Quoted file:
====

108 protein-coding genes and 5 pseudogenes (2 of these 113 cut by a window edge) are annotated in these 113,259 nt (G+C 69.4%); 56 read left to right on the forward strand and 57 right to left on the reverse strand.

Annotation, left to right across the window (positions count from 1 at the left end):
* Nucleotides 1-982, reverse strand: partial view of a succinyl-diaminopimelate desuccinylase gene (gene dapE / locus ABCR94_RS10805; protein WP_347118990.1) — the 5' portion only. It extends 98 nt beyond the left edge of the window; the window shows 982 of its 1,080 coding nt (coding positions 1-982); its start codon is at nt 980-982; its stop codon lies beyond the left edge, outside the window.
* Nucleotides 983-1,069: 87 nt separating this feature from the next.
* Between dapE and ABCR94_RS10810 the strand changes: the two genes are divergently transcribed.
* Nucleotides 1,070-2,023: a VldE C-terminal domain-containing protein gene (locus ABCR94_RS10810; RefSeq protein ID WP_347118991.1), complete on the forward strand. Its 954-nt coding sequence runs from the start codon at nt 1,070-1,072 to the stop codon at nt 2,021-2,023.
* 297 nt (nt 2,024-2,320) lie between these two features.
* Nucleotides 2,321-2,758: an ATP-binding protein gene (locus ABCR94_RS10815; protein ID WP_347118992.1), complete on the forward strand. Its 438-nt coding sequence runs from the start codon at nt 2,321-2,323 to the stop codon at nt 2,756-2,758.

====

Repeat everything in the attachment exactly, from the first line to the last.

108 protein-coding genes and 5 pseudogenes (2 of these 113 cut by a window edge) are annotated in these 113,259 nt (G+C 69.4%); 56 read left to right on the forward strand and 57 right to left on the reverse strand.

Annotation, left to right across the window (positions count from 1 at the left end):
* Nucleotides 1-982, reverse strand: partial view of a succinyl-diaminopimelate desuccinylase gene (gene dapE / locus ABCR94_RS10805; protein WP_347118990.1) — the 5' portion only. It extends 98 nt beyond the left edge of the window; the window shows 982 of its 1,080 coding nt (coding positions 1-982); its start codon is at nt 980-982; its stop codon lies beyond the left edge, outside the window.
* Nucleotides 983-1,069: 87 nt separating this feature from the next.
* Between dapE and ABCR94_RS10810 the strand changes: the two genes are divergently transcribed.
* Nucleotides 1,070-2,023: a VldE C-terminal domain-containing protein gene (locus ABCR94_RS10810; RefSeq protein ID WP_347118991.1), complete on the forward strand. Its 954-nt coding sequence runs from the start codon at nt 1,070-1,072 to the stop codon at nt 2,021-2,023.
* 297 nt (nt 2,024-2,320) lie between these two features.
* Nucleotides 2,321-2,758: an ATP-binding protein gene (locus ABCR94_RS10815; protein ID WP_347118992.1), complete on the forward strand. Its 438-nt coding sequence runs from the start codon at nt 2,321-2,323 to the stop codon at nt 2,756-2,758.